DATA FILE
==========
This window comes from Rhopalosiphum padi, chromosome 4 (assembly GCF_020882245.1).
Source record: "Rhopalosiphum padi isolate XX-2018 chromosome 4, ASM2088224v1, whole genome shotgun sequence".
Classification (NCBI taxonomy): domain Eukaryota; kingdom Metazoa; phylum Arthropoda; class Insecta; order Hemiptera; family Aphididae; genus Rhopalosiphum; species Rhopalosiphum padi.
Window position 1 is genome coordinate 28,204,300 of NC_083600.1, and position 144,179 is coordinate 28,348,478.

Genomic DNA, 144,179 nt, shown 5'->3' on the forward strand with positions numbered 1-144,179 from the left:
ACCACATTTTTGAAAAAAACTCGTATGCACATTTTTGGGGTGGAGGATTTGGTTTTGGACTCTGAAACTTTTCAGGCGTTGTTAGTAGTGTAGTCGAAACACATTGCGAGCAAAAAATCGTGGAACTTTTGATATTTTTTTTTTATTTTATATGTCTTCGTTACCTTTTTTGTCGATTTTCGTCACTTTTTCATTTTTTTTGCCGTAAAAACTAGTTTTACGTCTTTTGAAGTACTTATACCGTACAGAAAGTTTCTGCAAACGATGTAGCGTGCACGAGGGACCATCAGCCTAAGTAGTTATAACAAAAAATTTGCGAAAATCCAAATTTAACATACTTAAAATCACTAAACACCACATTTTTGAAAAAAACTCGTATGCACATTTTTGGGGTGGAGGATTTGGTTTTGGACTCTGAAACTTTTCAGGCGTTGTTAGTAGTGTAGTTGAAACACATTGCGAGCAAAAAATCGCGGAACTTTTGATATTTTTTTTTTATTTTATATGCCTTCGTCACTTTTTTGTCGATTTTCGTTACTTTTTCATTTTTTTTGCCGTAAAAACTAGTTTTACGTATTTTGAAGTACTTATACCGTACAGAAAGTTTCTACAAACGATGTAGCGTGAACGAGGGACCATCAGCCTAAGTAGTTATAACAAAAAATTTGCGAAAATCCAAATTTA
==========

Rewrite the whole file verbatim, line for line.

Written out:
This window comes from Rhopalosiphum padi, chromosome 4 (assembly GCF_020882245.1).
Source record: "Rhopalosiphum padi isolate XX-2018 chromosome 4, ASM2088224v1, whole genome shotgun sequence".
Classification (NCBI taxonomy): domain Eukaryota; kingdom Metazoa; phylum Arthropoda; class Insecta; order Hemiptera; family Aphididae; genus Rhopalosiphum; species Rhopalosiphum padi.
Window position 1 is genome coordinate 28,204,300 of NC_083600.1, and position 144,179 is coordinate 28,348,478.

Genomic DNA, 144,179 nt, shown 5'->3' on the forward strand with positions numbered 1-144,179 from the left:
ACCACATTTTTGAAAAAAACTCGTATGCACATTTTTGGGGTGGAGGATTTGGTTTTGGACTCTGAAACTTTTCAGGCGTTGTTAGTAGTGTAGTCGAAACACATTGCGAGCAAAAAATCGTGGAACTTTTGATATTTTTTTTTTATTTTATATGTCTTCGTTACCTTTTTTGTCGATTTTCGTCACTTTTTCATTTTTTTTGCCGTAAAAACTAGTTTTACGTCTTTTGAAGTACTTATACCGTACAGAAAGTTTCTGCAAACGATGTAGCGTGCACGAGGGACCATCAGCCTAAGTAGTTATAACAAAAAATTTGCGAAAATCCAAATTTAACATACTTAAAATCACTAAACACCACATTTTTGAAAAAAACTCGTATGCACATTTTTGGGGTGGAGGATTTGGTTTTGGACTCTGAAACTTTTCAGGCGTTGTTAGTAGTGTAGTTGAAACACATTGCGAGCAAAAAATCGCGGAACTTTTGATATTTTTTTTTTATTTTATATGCCTTCGTCACTTTTTTGTCGATTTTCGTTACTTTTTCATTTTTTTTGCCGTAAAAACTAGTTTTACGTATTTTGAAGTACTTATACCGTACAGAAAGTTTCTACAAACGATGTAGCGTGAACGAGGGACCATCAGCCTAAGTAGTTATAACAAAAAATTTGCGAAAATCCAAATTTA